What is Thorium?
Thorium was discovered in 1828 by Jöns Jacob Berzelius. Thorium is referred to by the symbol “Th” in chemistry. The word “thorium” is a word derived from Thor, the god of thunder mentioned in mythological Norse legends.
It has an atomic number of 90, an atomic weight of 232, and a density of 11.7 grcm3. Its melting point is 1750 degrees and its boiling point is 4790 degrees. It is located in the 3-D group of the Periodic table in Chemistry. Color is silvery white, lead color. Thorium, found in the actonides element series, is a radioactive element and constitutes 0.0007% of the earth’s crust.
Nuclear power, which is obtained as a result of the splitting of the nuclei of uranium and plutonium atoms, makes important contributions to the supply of controllable energy for human beings in various countries today. Like uranium, thorium is a nuclear fuel raw material.
Thorium, like uranium, is not found in free form in nature, but is found in about 60 minerals. Of these, only monazite and thorite are used in the production of thorium. These minerals are also often found together with rare earth elements.
Thorium is a nuclear fuel raw material waiting for its turn. The biggest reason for this is the problem of the nuclear fuel cycle. Thorium-232 can be converted to uranium-233 by some processes. Thorium-233 is a fissile material like uranium-235. As a result of this fragmentation, a great amount of energy is released. Due to the fuel cycle problem, there are currently no commercial-scale power plants powered by thorium, although prototypes of these power plants have been trialled for a long time in the UK, Germany and the USA.
Due to the lack of consumption on a commercial scale, the consumption of thorium as an energy raw material is almost non-existent. Apart from its use as an energy raw material, there is still no bed operated solely for thorium, since the amount of thorium consumed in different areas of use is not high and the world production of around 700 tons of ThO2 per year is obtained entirely from monazite as a by-product.
Countries reporting thorium reserves; Egypt, Australia, Brazil, Republic of South Africa, Canada, Argentina, Norway, Thailand and Turkey are the countries that have declared thorium reserves. These countries, which are thought to have a total reserve of around 658,000 tons, constitute a source for thorium.
Today, its consumption as a stagnant raw material is almost negligible. There is still no bed operated solely for Thorium. However, Thorium is the nuclear fuel raw material of the future.
Historical Developments in Thorium
• In 1885, thorium began to be used in gas lamp liners.
• High purity metallic thorium was isolated in 1925 by Dutch chemists Anton Eduard van Arkel and Jan Handrik.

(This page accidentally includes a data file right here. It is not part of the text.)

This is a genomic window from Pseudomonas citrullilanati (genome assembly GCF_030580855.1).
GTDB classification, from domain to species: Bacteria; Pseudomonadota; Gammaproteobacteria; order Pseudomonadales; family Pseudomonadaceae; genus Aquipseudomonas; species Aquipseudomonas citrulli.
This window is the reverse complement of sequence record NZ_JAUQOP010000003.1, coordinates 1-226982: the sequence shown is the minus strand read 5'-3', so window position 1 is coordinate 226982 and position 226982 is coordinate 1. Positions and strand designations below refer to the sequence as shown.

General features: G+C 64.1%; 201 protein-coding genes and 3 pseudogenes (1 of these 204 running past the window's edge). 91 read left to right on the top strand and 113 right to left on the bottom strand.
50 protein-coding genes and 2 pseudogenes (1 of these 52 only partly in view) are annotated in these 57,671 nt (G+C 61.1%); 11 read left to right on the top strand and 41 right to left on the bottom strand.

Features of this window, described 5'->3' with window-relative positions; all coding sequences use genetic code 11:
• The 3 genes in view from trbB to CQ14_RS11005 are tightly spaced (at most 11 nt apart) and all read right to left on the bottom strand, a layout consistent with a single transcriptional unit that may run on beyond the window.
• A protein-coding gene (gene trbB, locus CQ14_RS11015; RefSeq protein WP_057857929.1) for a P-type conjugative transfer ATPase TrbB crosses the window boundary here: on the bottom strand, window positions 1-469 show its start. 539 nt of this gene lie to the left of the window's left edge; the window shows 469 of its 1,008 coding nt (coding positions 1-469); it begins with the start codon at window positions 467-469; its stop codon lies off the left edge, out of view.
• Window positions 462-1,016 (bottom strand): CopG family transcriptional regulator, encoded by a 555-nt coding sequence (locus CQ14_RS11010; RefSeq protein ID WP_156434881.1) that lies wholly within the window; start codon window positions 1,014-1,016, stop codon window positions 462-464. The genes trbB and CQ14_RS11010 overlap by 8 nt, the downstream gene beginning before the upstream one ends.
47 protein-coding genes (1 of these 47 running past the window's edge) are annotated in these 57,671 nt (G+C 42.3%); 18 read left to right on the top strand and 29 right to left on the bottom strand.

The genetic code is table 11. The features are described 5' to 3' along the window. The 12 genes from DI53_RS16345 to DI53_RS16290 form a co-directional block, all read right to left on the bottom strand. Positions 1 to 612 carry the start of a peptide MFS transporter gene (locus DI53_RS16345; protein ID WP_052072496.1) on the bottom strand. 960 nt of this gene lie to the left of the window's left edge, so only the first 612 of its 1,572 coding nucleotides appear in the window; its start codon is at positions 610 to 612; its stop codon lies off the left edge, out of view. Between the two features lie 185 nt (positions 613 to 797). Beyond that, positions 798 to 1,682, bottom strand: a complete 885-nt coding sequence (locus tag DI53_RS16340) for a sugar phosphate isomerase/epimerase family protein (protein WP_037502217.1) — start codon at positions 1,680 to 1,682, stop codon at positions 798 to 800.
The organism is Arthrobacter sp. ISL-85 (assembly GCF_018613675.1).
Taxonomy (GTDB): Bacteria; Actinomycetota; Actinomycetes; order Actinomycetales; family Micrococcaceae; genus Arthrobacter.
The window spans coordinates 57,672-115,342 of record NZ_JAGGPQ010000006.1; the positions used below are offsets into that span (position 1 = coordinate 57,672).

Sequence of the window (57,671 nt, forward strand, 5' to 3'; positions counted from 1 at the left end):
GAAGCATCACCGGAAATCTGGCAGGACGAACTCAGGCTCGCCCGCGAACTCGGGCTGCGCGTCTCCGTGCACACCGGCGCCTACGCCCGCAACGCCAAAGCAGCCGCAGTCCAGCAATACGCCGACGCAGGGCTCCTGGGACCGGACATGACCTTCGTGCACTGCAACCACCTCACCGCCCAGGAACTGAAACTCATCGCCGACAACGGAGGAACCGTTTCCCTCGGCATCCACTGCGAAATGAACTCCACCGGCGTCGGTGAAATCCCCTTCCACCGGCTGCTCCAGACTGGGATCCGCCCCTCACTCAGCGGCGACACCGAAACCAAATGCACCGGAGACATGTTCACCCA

• In the 1960s, thorium nuclear fuel tests began.
• In 1976, thorium began to be used in nuclear power reactors.
• Between 1983-1989, a 300 MW thorium high temperature reactor was tested in Germany.
SEE ALSO: Top 5 Deadliest Elements on Earth
Uses of Thorium
Thorium is an important energy source due to its radioactive property. It is a fuel with a more environmentally friendly identity among nuclear reactors. Compared to uranium, it is less harmful to nature. It produces less plutonium and transuranium elements than uranium in the fuel cycle. Therefore, it can replace uranium as a nuclear fuel.
There are no commercial and economic scale nuclear facilities working with thorium. However, efforts are being made to use it as a nuclear fuel. In case thorium starts to be used in nuclear power plants, the existing reserves gain commercial importance. And its economic value can be determined.
Thorium cannot be used alone as a nuclear fuel in today’s conditions. Th-232, a fertile isotope, must be converted to U-233, a fissionable isotope by swallowing a neutron. As a result of the reaction of Th-232 with low-energy neutrons (neutron absorption), the less stable Th-233 is formed first.
Th-233, on the other hand, transforms into Pa-233 (protactinium) within 23 minutes by emitting a beta particle. Thorium is not a fissile element. Pa-233 transforms into fissile U-233 with a half-life of 163,000 years in 27 days. Th-232 begins its productive cycle with another fissile substance such as U-235 or Pu-239.
Thorium – Uranium mixed fuels produce less plutonium than uranium fuel. It can also work at a high burning rate. This, in turn, contributes to the increase of the plant capacity factor by extending the residence time of the fuel in the reactor, that is, the fuel reloading period.
Thorium has several ways to produce energy.
A plant developed in India uses solid thorium fuel in water-cooled reactors similar to those found in today’s uranium-based power plants.
A completely different approach being explored in China and the United States is the liquid fluoride thorium reactor (LFTR or “lifter”). This technology was developed by the American government in the 1960s for prototyping, but attempts were pushed back because it coincided with weapons production. The researchers argue that its potential is much greater than the water-cooled approach because LFTRs can extract a higher percentage of energy from thorium fuel.
A third possible approach, encouraged by particle physicists such as Nobel laureate Carlo Rubbia, would be to use thorium in critical accelerator-powered reactors. However, this remains in the field of nuclear engineering rather than scientific theory.
World Thorium Reserves
According to IAEA/NEA 2014 data: